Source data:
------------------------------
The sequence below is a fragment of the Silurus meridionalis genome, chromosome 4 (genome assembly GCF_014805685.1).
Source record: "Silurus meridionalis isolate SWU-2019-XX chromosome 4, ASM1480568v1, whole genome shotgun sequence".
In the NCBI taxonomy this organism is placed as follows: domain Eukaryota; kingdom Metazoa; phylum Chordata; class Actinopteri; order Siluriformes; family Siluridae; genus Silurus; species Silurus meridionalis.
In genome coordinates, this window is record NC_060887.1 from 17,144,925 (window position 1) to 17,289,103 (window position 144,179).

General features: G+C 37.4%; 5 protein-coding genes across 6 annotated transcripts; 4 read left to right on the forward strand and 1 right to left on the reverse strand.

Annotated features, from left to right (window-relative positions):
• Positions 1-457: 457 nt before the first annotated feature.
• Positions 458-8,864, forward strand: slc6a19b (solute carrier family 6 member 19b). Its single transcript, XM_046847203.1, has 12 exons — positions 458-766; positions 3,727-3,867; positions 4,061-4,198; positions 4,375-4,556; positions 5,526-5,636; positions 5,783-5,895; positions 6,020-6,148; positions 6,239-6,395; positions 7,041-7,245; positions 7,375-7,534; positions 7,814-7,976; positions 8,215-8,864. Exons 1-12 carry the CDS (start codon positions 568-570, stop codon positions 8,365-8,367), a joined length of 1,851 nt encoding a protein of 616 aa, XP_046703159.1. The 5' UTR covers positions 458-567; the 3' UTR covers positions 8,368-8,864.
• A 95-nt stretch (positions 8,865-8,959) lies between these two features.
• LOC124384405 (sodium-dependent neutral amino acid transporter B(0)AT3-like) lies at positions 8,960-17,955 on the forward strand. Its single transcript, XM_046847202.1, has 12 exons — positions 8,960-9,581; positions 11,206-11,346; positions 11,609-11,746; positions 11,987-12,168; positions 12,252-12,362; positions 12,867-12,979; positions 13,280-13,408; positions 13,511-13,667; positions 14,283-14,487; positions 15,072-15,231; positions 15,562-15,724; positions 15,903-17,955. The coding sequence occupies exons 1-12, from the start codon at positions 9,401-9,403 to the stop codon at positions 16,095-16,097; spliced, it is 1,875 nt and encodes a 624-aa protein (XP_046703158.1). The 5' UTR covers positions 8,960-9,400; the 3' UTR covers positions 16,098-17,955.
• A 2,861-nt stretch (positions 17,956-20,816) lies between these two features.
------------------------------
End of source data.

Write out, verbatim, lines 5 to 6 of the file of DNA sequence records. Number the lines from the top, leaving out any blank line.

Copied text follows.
General features: G+C 37.4%; 5 protein-coding genes across 6 annotated transcripts; 4 read left to right on the forward strand and 1 right to left on the reverse strand.

Annotated features, from left to right (window-relative positions):